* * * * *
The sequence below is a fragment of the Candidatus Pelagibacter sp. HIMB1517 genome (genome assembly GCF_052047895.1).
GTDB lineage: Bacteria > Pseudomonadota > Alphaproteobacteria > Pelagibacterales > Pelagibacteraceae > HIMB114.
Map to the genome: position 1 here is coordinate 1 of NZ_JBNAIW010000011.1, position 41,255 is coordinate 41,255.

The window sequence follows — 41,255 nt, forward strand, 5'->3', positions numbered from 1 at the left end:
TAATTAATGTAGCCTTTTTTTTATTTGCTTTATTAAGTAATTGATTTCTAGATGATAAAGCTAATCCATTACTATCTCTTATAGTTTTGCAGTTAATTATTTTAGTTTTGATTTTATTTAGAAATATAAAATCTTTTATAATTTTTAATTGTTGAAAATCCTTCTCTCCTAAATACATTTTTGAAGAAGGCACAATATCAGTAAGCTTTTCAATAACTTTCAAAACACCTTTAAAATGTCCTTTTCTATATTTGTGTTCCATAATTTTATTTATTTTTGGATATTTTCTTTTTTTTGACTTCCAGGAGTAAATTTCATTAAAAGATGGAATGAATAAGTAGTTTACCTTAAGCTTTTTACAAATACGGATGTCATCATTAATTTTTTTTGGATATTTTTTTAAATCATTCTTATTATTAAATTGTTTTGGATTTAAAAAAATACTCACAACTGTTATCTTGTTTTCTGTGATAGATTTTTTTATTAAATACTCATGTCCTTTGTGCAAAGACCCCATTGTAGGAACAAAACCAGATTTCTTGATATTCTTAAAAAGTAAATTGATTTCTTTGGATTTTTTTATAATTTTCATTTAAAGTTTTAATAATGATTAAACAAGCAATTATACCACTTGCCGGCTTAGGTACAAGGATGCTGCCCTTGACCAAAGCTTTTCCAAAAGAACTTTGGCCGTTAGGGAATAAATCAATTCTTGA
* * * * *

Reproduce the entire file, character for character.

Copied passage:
The sequence below is a fragment of the Candidatus Pelagibacter sp. HIMB1517 genome (genome assembly GCF_052047895.1).
GTDB lineage: Bacteria > Pseudomonadota > Alphaproteobacteria > Pelagibacterales > Pelagibacteraceae > HIMB114.
Map to the genome: position 1 here is coordinate 1 of NZ_JBNAIW010000011.1, position 41,255 is coordinate 41,255.

The window sequence follows — 41,255 nt, forward strand, 5'->3', positions numbered from 1 at the left end:
TAATTAATGTAGCCTTTTTTTTATTTGCTTTATTAAGTAATTGATTTCTAGATGATAAAGCTAATCCATTACTATCTCTTATAGTTTTGCAGTTAATTATTTTAGTTTTGATTTTATTTAGAAATATAAAATCTTTTATAATTTTTAATTGTTGAAAATCCTTCTCTCCTAAATACATTTTTGAAGAAGGCACAATATCAGTAAGCTTTTCAATAACTTTCAAAACACCTTTAAAATGTCCTTTTCTATATTTGTGTTCCATAATTTTATTTATTTTTGGATATTTTCTTTTTTTTGACTTCCAGGAGTAAATTTCATTAAAAGATGGAATGAATAAGTAGTTTACCTTAAGCTTTTTACAAATACGGATGTCATCATTAATTTTTTTTGGATATTTTTTTAAATCATTCTTATTATTAAATTGTTTTGGATTTAAAAAAATACTCACAACTGTTATCTTGTTTTCTGTGATAGATTTTTTTATTAAATACTCATGTCCTTTGTGCAAAGACCCCATTGTAGGAACAAAACCAGATTTCTTGATATTCTTAAAAAGTAAATTGATTTCTTTGGATTTTTTTATAATTTTCATTTAAAGTTTTAATAATGATTAAACAAGCAATTATACCACTTGCCGGCTTAGGTACAAGGATGCTGCCCTTGACCAAAGCTTTTCCAAAAGAACTTTGGCCGTTAGGGAATAAATCAATTCTTGA